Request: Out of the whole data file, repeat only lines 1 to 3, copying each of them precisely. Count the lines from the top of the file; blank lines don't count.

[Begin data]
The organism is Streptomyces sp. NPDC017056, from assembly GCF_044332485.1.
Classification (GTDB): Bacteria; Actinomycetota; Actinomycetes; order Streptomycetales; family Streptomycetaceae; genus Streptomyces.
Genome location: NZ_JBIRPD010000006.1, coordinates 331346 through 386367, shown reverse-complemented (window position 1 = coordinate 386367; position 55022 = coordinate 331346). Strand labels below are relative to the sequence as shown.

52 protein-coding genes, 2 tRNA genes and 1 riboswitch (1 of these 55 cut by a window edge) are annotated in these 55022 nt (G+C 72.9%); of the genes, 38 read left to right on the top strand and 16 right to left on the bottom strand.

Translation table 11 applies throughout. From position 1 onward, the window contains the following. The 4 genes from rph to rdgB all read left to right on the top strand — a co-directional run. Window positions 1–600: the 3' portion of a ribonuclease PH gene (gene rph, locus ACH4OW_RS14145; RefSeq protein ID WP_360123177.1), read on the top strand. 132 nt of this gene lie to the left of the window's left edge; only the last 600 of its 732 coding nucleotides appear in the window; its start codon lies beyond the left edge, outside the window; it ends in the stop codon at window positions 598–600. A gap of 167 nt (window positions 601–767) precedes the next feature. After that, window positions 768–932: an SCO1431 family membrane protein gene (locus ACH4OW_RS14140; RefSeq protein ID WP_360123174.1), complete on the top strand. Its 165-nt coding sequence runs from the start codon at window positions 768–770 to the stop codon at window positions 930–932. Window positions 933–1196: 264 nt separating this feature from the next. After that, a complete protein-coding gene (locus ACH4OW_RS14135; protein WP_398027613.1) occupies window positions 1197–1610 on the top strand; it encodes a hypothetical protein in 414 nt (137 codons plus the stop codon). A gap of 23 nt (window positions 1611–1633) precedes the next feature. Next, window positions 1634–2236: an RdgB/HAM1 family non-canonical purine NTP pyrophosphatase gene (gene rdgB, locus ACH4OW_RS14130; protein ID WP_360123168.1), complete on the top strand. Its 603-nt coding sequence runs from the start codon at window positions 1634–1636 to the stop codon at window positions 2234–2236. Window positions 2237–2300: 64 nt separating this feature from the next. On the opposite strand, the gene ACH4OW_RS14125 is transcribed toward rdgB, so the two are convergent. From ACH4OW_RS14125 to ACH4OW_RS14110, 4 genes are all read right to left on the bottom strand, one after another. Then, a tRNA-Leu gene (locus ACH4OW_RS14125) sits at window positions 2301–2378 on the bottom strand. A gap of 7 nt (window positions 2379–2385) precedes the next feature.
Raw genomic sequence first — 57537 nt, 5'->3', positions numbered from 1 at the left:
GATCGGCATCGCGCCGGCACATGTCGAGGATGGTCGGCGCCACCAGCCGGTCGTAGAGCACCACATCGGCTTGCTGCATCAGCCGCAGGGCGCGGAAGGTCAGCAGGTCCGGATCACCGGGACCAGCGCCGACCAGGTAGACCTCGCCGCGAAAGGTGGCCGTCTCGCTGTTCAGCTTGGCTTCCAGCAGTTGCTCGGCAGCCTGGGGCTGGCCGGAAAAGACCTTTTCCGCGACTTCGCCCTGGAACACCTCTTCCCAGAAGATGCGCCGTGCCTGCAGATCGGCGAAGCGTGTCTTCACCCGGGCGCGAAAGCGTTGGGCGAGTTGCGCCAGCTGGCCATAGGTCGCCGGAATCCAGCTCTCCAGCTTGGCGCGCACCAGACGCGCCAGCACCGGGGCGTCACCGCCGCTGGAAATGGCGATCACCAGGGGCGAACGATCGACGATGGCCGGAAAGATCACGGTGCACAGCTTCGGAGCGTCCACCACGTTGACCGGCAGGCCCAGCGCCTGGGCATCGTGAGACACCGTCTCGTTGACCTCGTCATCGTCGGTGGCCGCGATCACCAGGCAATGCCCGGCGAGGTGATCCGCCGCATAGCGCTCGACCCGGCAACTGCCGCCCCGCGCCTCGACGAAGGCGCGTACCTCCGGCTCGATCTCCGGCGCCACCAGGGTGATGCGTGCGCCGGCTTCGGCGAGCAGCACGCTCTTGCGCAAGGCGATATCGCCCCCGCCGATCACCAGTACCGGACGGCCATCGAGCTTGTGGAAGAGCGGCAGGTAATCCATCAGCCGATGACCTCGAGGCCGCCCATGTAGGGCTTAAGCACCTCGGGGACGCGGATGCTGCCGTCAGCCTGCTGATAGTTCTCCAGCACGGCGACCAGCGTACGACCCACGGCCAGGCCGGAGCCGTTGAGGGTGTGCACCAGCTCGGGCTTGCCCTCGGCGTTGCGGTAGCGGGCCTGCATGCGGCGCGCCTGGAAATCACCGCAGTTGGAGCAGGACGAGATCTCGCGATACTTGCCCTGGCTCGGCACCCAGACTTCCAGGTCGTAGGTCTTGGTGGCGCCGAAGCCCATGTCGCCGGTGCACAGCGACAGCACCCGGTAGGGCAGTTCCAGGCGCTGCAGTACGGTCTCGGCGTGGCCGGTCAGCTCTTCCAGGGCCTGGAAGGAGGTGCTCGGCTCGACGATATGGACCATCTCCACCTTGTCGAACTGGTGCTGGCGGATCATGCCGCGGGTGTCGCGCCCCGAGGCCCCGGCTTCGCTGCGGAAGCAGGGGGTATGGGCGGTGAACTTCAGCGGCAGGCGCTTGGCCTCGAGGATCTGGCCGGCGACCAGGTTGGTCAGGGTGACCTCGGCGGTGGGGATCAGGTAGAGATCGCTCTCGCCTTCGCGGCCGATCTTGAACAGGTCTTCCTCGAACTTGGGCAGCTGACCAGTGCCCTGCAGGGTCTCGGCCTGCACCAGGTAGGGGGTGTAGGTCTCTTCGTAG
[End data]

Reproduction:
The organism is Streptomyces sp. NPDC017056, from assembly GCF_044332485.1.
Classification (GTDB): Bacteria; Actinomycetota; Actinomycetes; order Streptomycetales; family Streptomycetaceae; genus Streptomyces.
Genome location: NZ_JBIRPD010000006.1, coordinates 331346 through 386367, shown reverse-complemented (window position 1 = coordinate 386367; position 55022 = coordinate 331346). Strand labels below are relative to the sequence as shown.